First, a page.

Hall China Brings Back Vintage ShapesBy Mark Chervenka
Hall China Brings Back Vintage Shapes
Hall China has reissued a number of vintage designs from the 1930s whose original counterparts are highly sought after collectibles.
The new products, which sold for $15-$55 each, are exact copies of original shapes which can bring up to $450 each. Most of the new products are marked with a distinctive backstamp to separate new from old, but several of the shapes bear the standard Hall China mark.
Shapes reproduced from 1930s-era originals include: 32 oz. Donut teapot in cobalt blue or canary yellow, $54.95; six-cup Nautilus teapot in ivory only, $49.95; two-quart Ball pitcher with ice lip, white or cobalt blue, $34.95; 4¾-pint Riviera pitcher with ice lip, in white, cobalt blue, tomato red or canary yellow, $29.95; two-quart Donut pitcher, white or canary yellow, $29.95.
All of the 1930s shapes are marked with a special Hall Classics backstamp (Fig. 2). This mark clearly identifies all the Classics pieces as new. But not all new Hall China has that mark.
Some new pieces are marked with the regular Hall backstamp. These new pieces include: Bain Marie jars, one-quart and two-quart sizes in white or canary yellow, $15.95-$24.95 each; and round bowls, 2-3¾-5 sizes, white, $19.95-$34.95 each.
Other Hall China items of more recent manufacture but still considered collectible are also being reissued. These include the Owl Cookie Jar, first introduced in 1968 and Duck casseroles, first introduced in 1969. New Owl cookie jars are 12″ tall, 6-1/2″ wide, 3-7/8″ lip diameter, available in white only, $49.95. New Duck casseroles are available in 12 oz., 3-1/2 pint and 5-pint sizes, canary yellow bases with white lids, $28.95-$45.95 each.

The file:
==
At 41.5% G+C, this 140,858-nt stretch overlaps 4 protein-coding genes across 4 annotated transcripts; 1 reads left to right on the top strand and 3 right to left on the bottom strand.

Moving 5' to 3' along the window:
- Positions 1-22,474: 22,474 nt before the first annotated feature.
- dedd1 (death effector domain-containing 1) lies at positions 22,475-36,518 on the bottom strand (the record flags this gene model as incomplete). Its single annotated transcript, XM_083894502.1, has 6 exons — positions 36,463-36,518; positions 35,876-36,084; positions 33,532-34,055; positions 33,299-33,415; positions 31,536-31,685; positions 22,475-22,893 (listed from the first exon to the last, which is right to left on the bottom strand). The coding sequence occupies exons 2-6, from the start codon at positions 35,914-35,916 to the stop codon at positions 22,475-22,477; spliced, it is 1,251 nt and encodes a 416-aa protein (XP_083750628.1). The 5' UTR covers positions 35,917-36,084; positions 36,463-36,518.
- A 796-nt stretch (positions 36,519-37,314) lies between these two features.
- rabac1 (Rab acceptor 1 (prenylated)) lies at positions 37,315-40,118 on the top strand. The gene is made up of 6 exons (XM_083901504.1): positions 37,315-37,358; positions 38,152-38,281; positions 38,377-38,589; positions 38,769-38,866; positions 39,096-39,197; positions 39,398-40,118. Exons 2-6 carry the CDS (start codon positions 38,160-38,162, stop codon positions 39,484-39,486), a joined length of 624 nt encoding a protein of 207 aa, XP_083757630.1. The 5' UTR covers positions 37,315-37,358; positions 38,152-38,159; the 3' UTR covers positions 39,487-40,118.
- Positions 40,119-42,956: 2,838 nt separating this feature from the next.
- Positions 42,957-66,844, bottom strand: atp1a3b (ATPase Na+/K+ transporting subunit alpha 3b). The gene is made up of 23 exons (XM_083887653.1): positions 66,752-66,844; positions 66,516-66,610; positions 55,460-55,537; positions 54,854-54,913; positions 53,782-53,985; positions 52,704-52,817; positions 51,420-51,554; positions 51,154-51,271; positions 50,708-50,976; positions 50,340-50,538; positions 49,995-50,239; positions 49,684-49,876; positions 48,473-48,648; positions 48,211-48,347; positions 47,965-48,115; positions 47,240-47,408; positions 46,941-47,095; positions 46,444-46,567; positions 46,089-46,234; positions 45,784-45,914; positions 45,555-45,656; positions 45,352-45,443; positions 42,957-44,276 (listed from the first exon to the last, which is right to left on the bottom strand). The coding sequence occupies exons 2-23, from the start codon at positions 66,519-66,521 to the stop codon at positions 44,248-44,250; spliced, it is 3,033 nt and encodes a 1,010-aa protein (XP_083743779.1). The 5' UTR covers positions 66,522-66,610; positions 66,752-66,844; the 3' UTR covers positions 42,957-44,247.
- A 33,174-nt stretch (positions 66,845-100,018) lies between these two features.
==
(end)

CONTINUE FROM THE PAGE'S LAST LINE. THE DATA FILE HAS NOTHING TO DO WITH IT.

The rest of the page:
Hall China is one of the few American potteries to survive both the Depression and post-WW II foreign imports. Founded in 1903 by Robert Hall in East Liverpool, OH, Hall China has been a major producer of restaurant and institutional china wares for almost 100 years. The pottery's success was built around its pioneering lead-free, single-fired, crazeproof glaze. Although the pottery's main market today remains institutional, it has also made kitchenware for home use.
Hall China has always been well marked. The variations in the backstamps help collectors date the wide range of Hall China products.